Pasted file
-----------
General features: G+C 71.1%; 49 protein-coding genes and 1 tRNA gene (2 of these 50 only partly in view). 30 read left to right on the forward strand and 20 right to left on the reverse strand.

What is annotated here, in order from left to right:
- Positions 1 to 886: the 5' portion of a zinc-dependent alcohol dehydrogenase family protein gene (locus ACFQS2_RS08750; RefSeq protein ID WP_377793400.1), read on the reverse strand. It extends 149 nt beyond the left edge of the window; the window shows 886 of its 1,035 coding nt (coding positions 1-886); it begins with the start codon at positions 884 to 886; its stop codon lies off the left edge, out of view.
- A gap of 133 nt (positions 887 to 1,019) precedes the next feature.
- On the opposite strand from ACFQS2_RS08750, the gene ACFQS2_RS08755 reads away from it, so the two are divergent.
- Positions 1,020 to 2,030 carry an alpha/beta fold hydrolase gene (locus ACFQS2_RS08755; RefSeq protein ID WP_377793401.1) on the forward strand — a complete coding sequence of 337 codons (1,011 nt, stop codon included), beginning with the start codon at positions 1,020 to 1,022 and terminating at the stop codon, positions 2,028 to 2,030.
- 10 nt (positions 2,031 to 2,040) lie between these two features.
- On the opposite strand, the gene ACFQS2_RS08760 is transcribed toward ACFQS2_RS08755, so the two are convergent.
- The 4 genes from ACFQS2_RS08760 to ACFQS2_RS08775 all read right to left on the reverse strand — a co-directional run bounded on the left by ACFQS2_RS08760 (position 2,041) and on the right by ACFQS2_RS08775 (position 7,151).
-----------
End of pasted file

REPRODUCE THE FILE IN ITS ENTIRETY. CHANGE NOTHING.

General features: G+C 71.1%; 49 protein-coding genes and 1 tRNA gene (2 of these 50 only partly in view). 30 read left to right on the forward strand and 20 right to left on the reverse strand.

What is annotated here, in order from left to right:
- Positions 1 to 886: the 5' portion of a zinc-dependent alcohol dehydrogenase family protein gene (locus ACFQS2_RS08750; RefSeq protein ID WP_377793400.1), read on the reverse strand. It extends 149 nt beyond the left edge of the window; the window shows 886 of its 1,035 coding nt (coding positions 1-886); it begins with the start codon at positions 884 to 886; its stop codon lies off the left edge, out of view.
- A gap of 133 nt (positions 887 to 1,019) precedes the next feature.
- On the opposite strand from ACFQS2_RS08750, the gene ACFQS2_RS08755 reads away from it, so the two are divergent.
- Positions 1,020 to 2,030 carry an alpha/beta fold hydrolase gene (locus ACFQS2_RS08755; RefSeq protein ID WP_377793401.1) on the forward strand — a complete coding sequence of 337 codons (1,011 nt, stop codon included), beginning with the start codon at positions 1,020 to 1,022 and terminating at the stop codon, positions 2,028 to 2,030.
- 10 nt (positions 2,031 to 2,040) lie between these two features.
- On the opposite strand, the gene ACFQS2_RS08760 is transcribed toward ACFQS2_RS08755, so the two are convergent.
- The 4 genes from ACFQS2_RS08760 to ACFQS2_RS08775 all read right to left on the reverse strand — a co-directional run bounded on the left by ACFQS2_RS08760 (position 2,041) and on the right by ACFQS2_RS08775 (position 7,151).